Israel sends $20 million to Turkey for families of Mavi Marmara victims
Funds are part of a reconciliation deal signed 3 months ago to restore ties with Ankara following a six-year rift
Israel has paid Turkey $20 million in compensation for the deadly storming of an aid ship in 2010, a key pillar of a deal signed in June to restore ties after a six-year rift.
The money has been transferred to the account of the Turkish justice ministry, a Turkish foreign ministry official told AFP on Friday, asking not to be named.
Relations between the former allies deteriorated with the rise of Turkish President Recep Tayyip Erdogan’s AKP to power, then broke off almost completely in 2010 following an Israeli naval raid on a Turkish flotilla trying to breach Israel’s blockade of the Hamas-controlled Gaza Strip.
The raid, in which IDF commandos were attacked by activists on board, left 10 Turks dead and several soldiers wounded.
The compensation to the victims’ families was one of the three key demands by Turkey for the reconciliation deal with Israel, along with an apology and an easing of the blockade on the Hamas-ruled Gaza Strip. An apology by Israel was issued three years ago.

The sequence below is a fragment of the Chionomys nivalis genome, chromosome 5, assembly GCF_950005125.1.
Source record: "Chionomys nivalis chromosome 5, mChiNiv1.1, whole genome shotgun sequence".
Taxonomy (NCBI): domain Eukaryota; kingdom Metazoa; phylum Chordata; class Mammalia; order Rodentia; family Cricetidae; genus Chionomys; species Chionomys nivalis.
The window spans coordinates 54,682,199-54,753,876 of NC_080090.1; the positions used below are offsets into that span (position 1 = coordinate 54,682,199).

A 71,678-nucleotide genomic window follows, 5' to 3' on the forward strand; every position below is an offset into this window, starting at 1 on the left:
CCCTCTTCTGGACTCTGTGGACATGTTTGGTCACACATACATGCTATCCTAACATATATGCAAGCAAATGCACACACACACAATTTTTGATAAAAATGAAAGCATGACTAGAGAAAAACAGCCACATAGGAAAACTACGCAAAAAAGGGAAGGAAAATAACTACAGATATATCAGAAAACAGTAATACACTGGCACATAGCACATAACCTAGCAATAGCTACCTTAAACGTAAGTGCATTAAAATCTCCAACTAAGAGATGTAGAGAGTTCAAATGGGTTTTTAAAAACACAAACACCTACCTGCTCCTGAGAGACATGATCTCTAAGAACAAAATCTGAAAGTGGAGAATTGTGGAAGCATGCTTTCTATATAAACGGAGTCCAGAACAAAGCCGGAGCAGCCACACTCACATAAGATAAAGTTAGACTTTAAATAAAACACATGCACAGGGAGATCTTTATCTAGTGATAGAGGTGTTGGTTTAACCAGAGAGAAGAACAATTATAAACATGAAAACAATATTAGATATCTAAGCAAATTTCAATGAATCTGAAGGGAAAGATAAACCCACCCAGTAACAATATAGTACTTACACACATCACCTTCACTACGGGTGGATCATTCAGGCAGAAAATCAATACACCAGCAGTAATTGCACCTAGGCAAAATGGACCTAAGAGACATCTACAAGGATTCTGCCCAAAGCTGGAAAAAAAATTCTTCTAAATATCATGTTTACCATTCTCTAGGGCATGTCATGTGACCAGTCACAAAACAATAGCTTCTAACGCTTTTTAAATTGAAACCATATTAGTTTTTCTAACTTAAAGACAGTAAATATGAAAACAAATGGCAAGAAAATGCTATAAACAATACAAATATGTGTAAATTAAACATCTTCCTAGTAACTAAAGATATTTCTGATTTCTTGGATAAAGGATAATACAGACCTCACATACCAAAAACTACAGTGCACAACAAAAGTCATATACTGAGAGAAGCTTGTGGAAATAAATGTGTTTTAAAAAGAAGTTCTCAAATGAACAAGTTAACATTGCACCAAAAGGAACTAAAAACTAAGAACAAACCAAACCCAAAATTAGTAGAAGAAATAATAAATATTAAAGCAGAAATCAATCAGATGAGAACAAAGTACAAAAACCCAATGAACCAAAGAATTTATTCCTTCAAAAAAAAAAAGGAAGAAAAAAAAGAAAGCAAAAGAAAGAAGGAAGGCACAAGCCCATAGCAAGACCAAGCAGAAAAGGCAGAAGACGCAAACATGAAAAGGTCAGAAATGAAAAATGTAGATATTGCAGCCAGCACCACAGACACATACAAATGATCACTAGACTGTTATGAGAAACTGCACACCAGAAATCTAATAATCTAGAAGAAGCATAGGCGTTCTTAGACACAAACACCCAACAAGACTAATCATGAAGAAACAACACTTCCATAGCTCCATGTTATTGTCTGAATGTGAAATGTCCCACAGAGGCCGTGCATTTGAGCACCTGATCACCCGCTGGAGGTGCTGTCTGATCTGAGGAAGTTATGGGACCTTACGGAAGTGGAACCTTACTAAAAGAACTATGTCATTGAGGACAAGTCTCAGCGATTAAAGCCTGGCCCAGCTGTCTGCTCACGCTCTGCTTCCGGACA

While the blockade remains in place amid Israeli concerns that Hamas would import weapons and other materiel, Ankara has been able to resume delivery of humanitarian aid to the Palestinians through Israeli ports under the deal.
The Turkish government is due to pass on the compensation money to the families of the victims in due course.
Turkey and Israel also agreed that individual Israeli nationals would not be held criminally or financially liable for the Mavi Marmara incident.
And a final key element is the exchange of ambassadors, who were pulled out of Ankara and Tel Aviv in the wake of the crisis even though diplomatic ties were never fully severed.
The official said that a Turkish ambassador to Israel will be appointed “soon.”
Ankara did not issue an official statement in response to the death of former Israeli president and premier Shimon Peres, who was laid to rest Friday, but outgoing Turkish Foreign Ministry number two Feridun Sinirlioglu attended his funeral.
The agreement had been urged by the United States, which is keen to see its NATO ally, overwhelmingly Muslim Turkey, resume its previously tight relationship with Israel.